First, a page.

America needs the Export-Import bank and it should be reauthorized quickly
Swift reauthorization would create thousands of U.S. jobs
July 9, 2014 12:00 AM
By DANNY RODERICK
The global marketplace is not a level playing field.
Thousands of American manufacturing jobs hang in the balance when U.S. companies — large and small — seek to do business internationally against competitors who are subsidized by their governments.
That’s why the Export-Import Bank is essential for American business.
The Export-Import Bank is the export credit agency of the United States. Since it was established in 1934, the Ex-Im has helped American companies compete with government-supported competitors overseas on the basis of price, performance and service.
Throughout its history, the Ex-Im has financed global projects that have created hundreds of thousands of U.S. jobs. Beyond that, Ex-Im returned over $1 billion to the U.S. Treasury in 2013 alone, a return on investment unsurpassed in any federal financing program.
However, the Ex-Im Bank’s authorization expires in September and requires congressional renewal.
At Westinghouse, the need for Ex-Im reauthorization is real to thousands of American workers. Four Westinghouse AP1000 nuclear power plants now under construction outside of the United States are creating more than 20,000 American jobs in no less than 20 states, a number that will surely increase as we pursue other nuclear plant projects in Brazil, the United Kingdom, Bulgaria, Poland and Asia. This global market is valued in excess of $740 billion over the next decade, according to the U.S. Department of Commerce.
Like other U.S.-based companies, Westinghouse is the world leader in its technology. Nonetheless, without Ex-Im financing in emerging economies around the world, we would be at a severe competitive disadvantage.
Why? Because Westinghouse and the U.S. nuclear power industry compete in the world of multi-billion-dollar infrastructure projects and in an industry where most of our competitors are owned or subsidized by their governments. Nations such as Russia, the Republic of Korea and France provide their national nuclear energy suppliers with multiple forms of support, including strong trade finance.
To put this in perspective, the Organization for Economic Cooperation and Development reports that 60 foreign export banks worldwide have extended more than $1 trillion in trade finance in recent years. This dwarfs the U.S. Ex-Im Bank, which provided less than 4 percent of the global total.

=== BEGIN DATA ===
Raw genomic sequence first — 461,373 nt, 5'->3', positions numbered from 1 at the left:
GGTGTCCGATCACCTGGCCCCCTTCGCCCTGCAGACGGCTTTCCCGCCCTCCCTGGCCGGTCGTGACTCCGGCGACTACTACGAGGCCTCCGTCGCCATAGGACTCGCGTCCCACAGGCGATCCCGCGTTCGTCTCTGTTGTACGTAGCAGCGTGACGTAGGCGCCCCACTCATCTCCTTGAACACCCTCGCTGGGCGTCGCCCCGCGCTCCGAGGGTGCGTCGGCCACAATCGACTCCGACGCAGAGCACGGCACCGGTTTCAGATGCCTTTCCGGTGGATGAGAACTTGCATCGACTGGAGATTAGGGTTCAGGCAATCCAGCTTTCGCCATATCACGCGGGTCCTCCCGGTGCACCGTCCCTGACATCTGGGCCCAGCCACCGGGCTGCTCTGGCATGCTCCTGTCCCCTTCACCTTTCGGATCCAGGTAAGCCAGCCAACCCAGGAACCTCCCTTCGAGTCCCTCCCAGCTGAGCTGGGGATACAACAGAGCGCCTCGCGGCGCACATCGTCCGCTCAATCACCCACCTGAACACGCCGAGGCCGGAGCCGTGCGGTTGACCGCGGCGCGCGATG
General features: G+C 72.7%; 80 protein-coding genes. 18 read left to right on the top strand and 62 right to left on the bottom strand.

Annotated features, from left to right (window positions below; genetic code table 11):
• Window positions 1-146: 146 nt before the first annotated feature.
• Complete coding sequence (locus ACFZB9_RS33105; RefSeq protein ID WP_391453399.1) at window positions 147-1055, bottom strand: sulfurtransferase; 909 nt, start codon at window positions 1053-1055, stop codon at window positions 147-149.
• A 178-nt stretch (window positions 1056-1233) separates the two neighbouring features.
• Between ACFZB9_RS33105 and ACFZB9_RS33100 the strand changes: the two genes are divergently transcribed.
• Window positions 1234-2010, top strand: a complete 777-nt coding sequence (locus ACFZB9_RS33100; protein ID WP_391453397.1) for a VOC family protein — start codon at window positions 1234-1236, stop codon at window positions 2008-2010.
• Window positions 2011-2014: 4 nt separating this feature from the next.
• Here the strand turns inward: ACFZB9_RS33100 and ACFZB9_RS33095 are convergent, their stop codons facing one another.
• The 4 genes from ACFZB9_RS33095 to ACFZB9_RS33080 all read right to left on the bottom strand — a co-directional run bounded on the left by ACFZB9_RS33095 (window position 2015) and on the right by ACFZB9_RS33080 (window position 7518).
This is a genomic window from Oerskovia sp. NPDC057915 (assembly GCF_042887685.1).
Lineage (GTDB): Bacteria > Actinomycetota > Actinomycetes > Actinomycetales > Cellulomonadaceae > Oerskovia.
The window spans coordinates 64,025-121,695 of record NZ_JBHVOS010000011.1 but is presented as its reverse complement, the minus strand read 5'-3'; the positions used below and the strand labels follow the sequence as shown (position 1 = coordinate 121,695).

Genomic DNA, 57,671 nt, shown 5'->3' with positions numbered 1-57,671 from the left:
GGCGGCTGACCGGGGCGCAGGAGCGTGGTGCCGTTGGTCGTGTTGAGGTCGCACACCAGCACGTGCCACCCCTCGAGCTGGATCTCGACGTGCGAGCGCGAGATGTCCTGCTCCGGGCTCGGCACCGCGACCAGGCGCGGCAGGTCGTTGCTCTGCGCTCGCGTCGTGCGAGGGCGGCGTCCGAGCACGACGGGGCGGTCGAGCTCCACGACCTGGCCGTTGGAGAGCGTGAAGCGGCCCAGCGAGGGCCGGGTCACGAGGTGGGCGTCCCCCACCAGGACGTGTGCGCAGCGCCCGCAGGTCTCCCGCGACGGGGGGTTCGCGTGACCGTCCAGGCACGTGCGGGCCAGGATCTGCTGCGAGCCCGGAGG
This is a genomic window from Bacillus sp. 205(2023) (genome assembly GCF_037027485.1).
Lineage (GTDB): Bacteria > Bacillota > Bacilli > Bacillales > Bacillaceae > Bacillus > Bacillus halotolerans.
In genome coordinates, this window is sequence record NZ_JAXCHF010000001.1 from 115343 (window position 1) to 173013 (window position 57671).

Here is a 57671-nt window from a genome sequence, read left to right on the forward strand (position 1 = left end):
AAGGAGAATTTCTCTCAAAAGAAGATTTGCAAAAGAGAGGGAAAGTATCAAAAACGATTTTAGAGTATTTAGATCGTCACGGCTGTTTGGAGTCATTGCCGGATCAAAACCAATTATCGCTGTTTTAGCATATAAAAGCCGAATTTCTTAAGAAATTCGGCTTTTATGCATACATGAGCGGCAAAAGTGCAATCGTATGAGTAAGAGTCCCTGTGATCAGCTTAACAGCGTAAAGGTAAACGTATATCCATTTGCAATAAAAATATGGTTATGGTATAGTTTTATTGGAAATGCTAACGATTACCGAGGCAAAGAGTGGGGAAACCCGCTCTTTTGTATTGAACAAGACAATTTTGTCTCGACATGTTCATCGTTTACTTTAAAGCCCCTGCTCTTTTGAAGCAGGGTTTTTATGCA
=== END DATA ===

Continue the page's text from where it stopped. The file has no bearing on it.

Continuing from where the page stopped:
Failure to reauthorize the Ex-Im Bank, therefore, would be unilateral U.S. trade disarmament. Without it, companies like Westinghouse would not be able to compete against our government-subsidized competitors for multi-billion-dollar projects that create hundreds of thousands of well-paying U.S. jobs.
It’s important to distinguish between the various types of financing required to underwrite a major capital project, such as a nuclear power plant, in many countries around the world. Commercial banks certainly play a significant role in such projects and assume the safest, secured positions in the financing package. But the construction of a nuclear plant is unlike building a house, so it’s understandable that most commercial banks have little or no experience in our industry. By their nature, they are also unconcerned with the strategic geopolitical priority of reducing global dependence on foreign sources of oil and reducing global climate change.
The Ex-Im bank fills the gaps, offering loans, loan guarantees and insurance that leverage private finance in pursuit of U.S. commercial and strategic interests.
The Nuclear Energy Institute and 15 other U.S. industry and business organizations, including Westinghouse, have called on Congress to reauthorize without delay funding for the Ex-Im Bank before its current authorization expires in September.
Losing the Ex-Im bank would cost thousands of U.S. jobs in the short term. Long-term, the economic consequences would be far greater.
Danny Roderick is the president and CEO of Westinghouse Electric Co., headquartered in Cranberry.
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